Another Member commented that it appeared to be fairly clear that experts in the field felt that radiance was a better way to approach this and would address many of the problems this Committee had had with the BRE guidelines. He noted that BRE guidelines also required an understanding of the interiors of affected properties in the same way that radiance studies would and that he did not therefore foresee this as a particular hurdle. He added that he felt that it was extremely important for this Committee to truly understand the affect that new developments in the City would have on light and that the BRE analysis was not providing this level of understanding. The Member therefore felt that it would be useful for the City to spend money on developing a new policy that actually applied radiance in a way that seemed to be accepted now by the profession. He went on to express some concern around paragraph 20 of the report which appeared to set out that radiance studies would only be presented to the Committee when they were helpful to the developer and not when they might otherwise demonstrate problems with a development.


In response to these points, Officers reported that they had made contact with BRE but that they were yet to respond with a timeline for the introduction of any new guidelines. Officers reported that they had also been discussing this matter with a number of practitioners such as Gordon Ingram and others and were aware that there had been a number of workshops held between the BRE and the various practitioners as to how this would move forward. Officers had been advised that this was work in progress and would be out for consultation by the end of this year.  The report therefore recommended that this should be awaited so that the City Corporation had a full understanding of the emerging guidance context.


As pointed out within the report, having an understanding of the internal layout of affected properties was one element of radiance assessments but his was also true of Average Daylight Factor (ADF) assessments as well which were generally used to understand the daylight/sunlight implications of new residential developments and the light emitting into this rather than the impact of the development on existing properties.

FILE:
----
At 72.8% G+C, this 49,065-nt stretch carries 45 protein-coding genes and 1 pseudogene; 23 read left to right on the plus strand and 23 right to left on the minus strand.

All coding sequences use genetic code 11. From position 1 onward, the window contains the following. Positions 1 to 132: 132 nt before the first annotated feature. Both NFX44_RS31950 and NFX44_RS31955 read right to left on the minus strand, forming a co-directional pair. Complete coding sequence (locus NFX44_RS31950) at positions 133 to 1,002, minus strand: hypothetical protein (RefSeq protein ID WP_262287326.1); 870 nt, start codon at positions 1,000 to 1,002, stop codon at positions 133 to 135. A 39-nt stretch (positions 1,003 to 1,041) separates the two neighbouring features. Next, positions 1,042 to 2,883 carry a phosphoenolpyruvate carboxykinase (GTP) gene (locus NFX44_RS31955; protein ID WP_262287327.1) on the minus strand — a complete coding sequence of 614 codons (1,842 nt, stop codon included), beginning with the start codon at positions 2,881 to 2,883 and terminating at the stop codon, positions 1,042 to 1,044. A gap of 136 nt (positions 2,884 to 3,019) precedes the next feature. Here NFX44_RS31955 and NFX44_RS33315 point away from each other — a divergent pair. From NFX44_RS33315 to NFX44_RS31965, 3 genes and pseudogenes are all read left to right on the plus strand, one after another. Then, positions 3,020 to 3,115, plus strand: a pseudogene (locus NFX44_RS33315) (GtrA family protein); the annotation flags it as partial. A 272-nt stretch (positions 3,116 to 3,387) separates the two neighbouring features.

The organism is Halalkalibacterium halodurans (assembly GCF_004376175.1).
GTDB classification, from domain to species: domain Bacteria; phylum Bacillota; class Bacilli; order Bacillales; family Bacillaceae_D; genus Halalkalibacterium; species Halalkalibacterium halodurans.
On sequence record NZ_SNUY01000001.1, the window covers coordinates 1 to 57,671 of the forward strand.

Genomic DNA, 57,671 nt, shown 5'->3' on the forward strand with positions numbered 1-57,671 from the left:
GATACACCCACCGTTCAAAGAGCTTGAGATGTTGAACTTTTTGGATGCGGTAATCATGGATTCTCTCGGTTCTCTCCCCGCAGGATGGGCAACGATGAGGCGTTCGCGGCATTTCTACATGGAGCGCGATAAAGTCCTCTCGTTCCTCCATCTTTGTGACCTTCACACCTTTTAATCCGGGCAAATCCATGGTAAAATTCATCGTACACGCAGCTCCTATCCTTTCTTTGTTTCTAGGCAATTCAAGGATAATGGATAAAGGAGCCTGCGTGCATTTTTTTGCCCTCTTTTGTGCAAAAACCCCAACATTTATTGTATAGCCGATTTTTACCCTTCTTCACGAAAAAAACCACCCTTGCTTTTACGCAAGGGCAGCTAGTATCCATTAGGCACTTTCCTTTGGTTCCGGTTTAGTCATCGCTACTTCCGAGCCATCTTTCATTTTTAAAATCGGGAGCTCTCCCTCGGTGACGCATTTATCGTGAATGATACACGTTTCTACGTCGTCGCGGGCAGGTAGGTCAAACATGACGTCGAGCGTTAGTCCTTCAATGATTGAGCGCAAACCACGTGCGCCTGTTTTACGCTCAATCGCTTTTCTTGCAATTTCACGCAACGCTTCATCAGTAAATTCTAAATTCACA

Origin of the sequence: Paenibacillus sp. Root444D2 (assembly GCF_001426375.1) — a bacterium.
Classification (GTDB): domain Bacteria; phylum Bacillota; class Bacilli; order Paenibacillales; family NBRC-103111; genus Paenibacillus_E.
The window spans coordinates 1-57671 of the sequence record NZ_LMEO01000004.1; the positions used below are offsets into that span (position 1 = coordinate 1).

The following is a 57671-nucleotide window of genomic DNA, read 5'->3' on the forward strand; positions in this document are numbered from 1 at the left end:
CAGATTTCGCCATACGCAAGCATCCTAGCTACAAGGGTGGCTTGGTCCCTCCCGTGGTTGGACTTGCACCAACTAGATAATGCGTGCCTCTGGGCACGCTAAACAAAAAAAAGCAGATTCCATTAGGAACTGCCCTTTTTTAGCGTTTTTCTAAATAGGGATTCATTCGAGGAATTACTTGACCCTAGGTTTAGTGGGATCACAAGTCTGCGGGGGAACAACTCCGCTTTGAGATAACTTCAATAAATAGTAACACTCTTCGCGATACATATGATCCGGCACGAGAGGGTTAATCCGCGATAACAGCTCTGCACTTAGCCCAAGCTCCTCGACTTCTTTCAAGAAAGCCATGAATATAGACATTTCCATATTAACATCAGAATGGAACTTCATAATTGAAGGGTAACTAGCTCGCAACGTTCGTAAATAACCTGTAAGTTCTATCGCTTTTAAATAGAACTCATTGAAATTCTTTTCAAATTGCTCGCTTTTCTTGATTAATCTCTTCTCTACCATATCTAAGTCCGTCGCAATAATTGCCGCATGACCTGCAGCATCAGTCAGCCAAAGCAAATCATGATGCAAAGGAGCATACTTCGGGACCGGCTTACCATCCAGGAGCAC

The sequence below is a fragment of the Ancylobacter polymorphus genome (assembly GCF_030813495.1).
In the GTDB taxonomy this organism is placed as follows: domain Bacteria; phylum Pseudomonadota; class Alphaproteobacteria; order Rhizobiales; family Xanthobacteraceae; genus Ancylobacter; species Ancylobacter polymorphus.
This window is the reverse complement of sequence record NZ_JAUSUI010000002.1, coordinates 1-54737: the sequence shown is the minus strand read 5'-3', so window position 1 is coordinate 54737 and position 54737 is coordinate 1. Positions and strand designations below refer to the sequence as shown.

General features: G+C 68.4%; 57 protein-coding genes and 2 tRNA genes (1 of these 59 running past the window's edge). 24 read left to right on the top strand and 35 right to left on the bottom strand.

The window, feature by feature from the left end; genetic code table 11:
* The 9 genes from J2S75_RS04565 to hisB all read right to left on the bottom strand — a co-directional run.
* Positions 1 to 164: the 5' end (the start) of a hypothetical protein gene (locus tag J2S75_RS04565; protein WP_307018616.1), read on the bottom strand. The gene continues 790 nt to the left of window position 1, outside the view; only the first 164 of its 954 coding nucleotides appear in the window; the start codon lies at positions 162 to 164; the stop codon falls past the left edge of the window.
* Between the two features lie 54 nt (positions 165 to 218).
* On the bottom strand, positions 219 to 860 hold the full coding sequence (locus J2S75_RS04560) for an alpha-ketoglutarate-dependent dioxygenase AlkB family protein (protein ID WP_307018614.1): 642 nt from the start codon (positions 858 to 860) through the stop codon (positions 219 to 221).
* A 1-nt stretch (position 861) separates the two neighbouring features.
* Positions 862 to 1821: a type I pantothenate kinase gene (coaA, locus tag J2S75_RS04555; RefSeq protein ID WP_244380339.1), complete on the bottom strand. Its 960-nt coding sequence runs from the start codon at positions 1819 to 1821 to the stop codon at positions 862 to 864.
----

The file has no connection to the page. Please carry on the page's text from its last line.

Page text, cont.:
The Chair spoke to state that he felt that some very valid points had been made around the robustness of using radiance studies both in terms of an expectation of applications using it and also where this could be put into policy. He went on to state that his understanding was that radiance studies had been used more in private rights of light. The Chair stressed that it was important for Members to understand what the legal position on this was in terms of the City Corporation progressing this matter unilaterally and how, if the City Corporation were unable to take this forward, how applicants were able to utilise this. In tandem with this work, the Chair asked that work around the new national BRE guidance continue without delay.


It was suggested that Officers also continue to discuss the use of radiance analysis with the BRE and also make them aware that the current situation was unsatisfactory – seeking further clarity on a timescale for the introduction of new national guidance and strongly encouraging them to include the use of radiance studies within this.


RESOLVED – That the Committee maintain the City’s present policy position as set out in the Draft City Plan 2036 for the present time with Officers tasked with reporting back to the Committee with information around what the legal position was on the City Corporation taking the use of radiance studies forward in terms of its own standards and methods of assessment and also on the ability of applicants to use these within their submissions. It was felt that this piece of work should be done in tandem with exploring the use of radiance studies nationally with the BRE and exploring with them precisely when new national guidance on daylight/sunlight analysis would be coming forward.